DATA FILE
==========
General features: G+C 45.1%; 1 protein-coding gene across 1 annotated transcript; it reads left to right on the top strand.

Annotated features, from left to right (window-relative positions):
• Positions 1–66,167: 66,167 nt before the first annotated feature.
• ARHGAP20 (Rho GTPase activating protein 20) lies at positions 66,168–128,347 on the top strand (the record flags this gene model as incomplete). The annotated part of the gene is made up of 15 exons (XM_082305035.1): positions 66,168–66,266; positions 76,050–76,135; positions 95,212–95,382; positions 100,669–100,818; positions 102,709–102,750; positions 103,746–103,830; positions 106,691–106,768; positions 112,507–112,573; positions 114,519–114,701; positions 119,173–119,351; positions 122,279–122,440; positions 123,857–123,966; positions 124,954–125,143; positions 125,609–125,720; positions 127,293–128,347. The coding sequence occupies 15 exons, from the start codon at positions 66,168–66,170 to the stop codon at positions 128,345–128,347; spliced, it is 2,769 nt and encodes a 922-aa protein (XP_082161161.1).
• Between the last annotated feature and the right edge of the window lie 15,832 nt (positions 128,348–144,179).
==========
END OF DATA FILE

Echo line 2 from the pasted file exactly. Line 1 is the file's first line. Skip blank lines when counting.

Annotated features, from left to right (window-relative positions):